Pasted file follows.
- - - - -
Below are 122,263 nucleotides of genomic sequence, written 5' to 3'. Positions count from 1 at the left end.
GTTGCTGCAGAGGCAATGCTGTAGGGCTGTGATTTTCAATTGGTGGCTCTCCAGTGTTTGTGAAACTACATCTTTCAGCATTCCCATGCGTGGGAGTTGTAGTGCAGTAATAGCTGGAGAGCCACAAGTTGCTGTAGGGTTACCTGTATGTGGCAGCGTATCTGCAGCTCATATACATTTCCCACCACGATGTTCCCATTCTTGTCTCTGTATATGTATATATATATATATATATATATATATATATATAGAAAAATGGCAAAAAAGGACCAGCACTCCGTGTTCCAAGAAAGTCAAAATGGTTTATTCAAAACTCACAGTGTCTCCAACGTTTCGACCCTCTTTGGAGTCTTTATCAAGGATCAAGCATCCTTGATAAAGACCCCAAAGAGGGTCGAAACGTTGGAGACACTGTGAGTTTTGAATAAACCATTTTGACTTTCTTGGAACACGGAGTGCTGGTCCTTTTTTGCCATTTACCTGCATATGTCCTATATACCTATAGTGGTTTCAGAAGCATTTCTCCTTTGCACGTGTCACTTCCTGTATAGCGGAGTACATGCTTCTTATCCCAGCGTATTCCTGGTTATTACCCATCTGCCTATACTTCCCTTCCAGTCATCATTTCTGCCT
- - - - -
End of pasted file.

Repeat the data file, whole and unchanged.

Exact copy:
Below are 122,263 nucleotides of genomic sequence, written 5' to 3'. Positions count from 1 at the left end.
GTTGCTGCAGAGGCAATGCTGTAGGGCTGTGATTTTCAATTGGTGGCTCTCCAGTGTTTGTGAAACTACATCTTTCAGCATTCCCATGCGTGGGAGTTGTAGTGCAGTAATAGCTGGAGAGCCACAAGTTGCTGTAGGGTTACCTGTATGTGGCAGCGTATCTGCAGCTCATATACATTTCCCACCACGATGTTCCCATTCTTGTCTCTGTATATGTATATATATATATATATATATATATATATATATAGAAAAATGGCAAAAAAGGACCAGCACTCCGTGTTCCAAGAAAGTCAAAATGGTTTATTCAAAACTCACAGTGTCTCCAACGTTTCGACCCTCTTTGGAGTCTTTATCAAGGATCAAGCATCCTTGATAAAGACCCCAAAGAGGGTCGAAACGTTGGAGACACTGTGAGTTTTGAATAAACCATTTTGACTTTCTTGGAACACGGAGTGCTGGTCCTTTTTTGCCATTTACCTGCATATGTCCTATATACCTATAGTGGTTTCAGAAGCATTTCTCCTTTGCACGTGTCACTTCCTGTATAGCGGAGTACATGCTTCTTATCCCAGCGTATTCCTGGTTATTACCCATCTGCCTATACTTCCCTTCCAGTCATCATTTCTGCCT